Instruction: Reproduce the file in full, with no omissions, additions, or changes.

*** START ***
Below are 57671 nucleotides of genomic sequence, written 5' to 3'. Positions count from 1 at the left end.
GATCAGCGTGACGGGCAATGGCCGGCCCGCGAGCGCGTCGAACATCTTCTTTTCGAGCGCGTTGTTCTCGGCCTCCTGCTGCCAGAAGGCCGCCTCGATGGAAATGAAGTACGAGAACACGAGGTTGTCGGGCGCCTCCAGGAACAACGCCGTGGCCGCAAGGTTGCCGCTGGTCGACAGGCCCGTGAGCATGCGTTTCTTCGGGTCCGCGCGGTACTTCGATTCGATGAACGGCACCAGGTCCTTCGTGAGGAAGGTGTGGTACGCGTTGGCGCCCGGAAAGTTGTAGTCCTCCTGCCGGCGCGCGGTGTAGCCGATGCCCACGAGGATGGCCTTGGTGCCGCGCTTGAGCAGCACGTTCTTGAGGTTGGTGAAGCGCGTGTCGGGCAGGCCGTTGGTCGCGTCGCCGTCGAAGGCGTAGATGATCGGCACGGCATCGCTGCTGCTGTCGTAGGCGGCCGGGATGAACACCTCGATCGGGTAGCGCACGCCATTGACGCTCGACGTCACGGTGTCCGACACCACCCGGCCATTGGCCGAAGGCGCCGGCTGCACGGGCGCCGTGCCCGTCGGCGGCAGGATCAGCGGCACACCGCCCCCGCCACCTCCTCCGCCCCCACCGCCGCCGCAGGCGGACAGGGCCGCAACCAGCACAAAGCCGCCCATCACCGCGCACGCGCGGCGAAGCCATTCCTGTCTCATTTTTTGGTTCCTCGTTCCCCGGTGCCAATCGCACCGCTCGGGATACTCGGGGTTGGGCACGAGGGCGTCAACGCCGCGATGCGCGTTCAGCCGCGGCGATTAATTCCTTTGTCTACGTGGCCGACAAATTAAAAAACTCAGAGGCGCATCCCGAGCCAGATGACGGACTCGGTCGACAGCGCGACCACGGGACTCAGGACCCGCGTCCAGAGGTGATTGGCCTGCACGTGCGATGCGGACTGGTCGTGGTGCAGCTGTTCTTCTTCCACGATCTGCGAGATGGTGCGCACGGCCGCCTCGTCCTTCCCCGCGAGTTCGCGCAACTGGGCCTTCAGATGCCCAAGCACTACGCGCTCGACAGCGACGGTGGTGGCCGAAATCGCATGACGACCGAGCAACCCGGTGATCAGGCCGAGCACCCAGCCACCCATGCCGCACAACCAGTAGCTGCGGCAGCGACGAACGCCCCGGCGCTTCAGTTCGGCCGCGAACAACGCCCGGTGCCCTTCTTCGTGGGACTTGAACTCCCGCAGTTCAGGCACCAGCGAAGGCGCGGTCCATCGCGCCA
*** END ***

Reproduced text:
Below are 57671 nucleotides of genomic sequence, written 5' to 3'. Positions count from 1 at the left end.
GATCAGCGTGACGGGCAATGGCCGGCCCGCGAGCGCGTCGAACATCTTCTTTTCGAGCGCGTTGTTCTCGGCCTCCTGCTGCCAGAAGGCCGCCTCGATGGAAATGAAGTACGAGAACACGAGGTTGTCGGGCGCCTCCAGGAACAACGCCGTGGCCGCAAGGTTGCCGCTGGTCGACAGGCCCGTGAGCATGCGTTTCTTCGGGTCCGCGCGGTACTTCGATTCGATGAACGGCACCAGGTCCTTCGTGAGGAAGGTGTGGTACGCGTTGGCGCCCGGAAAGTTGTAGTCCTCCTGCCGGCGCGCGGTGTAGCCGATGCCCACGAGGATGGCCTTGGTGCCGCGCTTGAGCAGCACGTTCTTGAGGTTGGTGAAGCGCGTGTCGGGCAGGCCGTTGGTCGCGTCGCCGTCGAAGGCGTAGATGATCGGCACGGCATCGCTGCTGCTGTCGTAGGCGGCCGGGATGAACACCTCGATCGGGTAGCGCACGCCATTGACGCTCGACGTCACGGTGTCCGACACCACCCGGCCATTGGCCGAAGGCGCCGGCTGCACGGGCGCCGTGCCCGTCGGCGGCAGGATCAGCGGCACACCGCCCCCGCCACCTCCTCCGCCCCCACCGCCGCCGCAGGCGGACAGGGCCGCAACCAGCACAAAGCCGCCCATCACCGCGCACGCGCGGCGAAGCCATTCCTGTCTCATTTTTTGGTTCCTCGTTCCCCGGTGCCAATCGCACCGCTCGGGATACTCGGGGTTGGGCACGAGGGCGTCAACGCCGCGATGCGCGTTCAGCCGCGGCGATTAATTCCTTTGTCTACGTGGCCGACAAATTAAAAAACTCAGAGGCGCATCCCGAGCCAGATGACGGACTCGGTCGACAGCGCGACCACGGGACTCAGGACCCGCGTCCAGAGGTGATTGGCCTGCACGTGCGATGCGGACTGGTCGTGGTGCAGCTGTTCTTCTTCCACGATCTGCGAGATGGTGCGCACGGCCGCCTCGTCCTTCCCCGCGAGTTCGCGCAACTGGGCCTTCAGATGCCCAAGCACTACGCGCTCGACAGCGACGGTGGTGGCCGAAATCGCATGACGACCGAGCAACCCGGTGATCAGGCCGAGCACCCAGCCACCCATGCCGCACAACCAGTAGCTGCGGCAGCGACGAACGCCCCGGCGCTTCAGTTCGGCCGCGAACAACGCCCGGTGCCCTTCTTCGTGGGACTTGAACTCCCGCAGTTCAGGCACCAGCGAAGGCGCGGTCCATCGCGCCA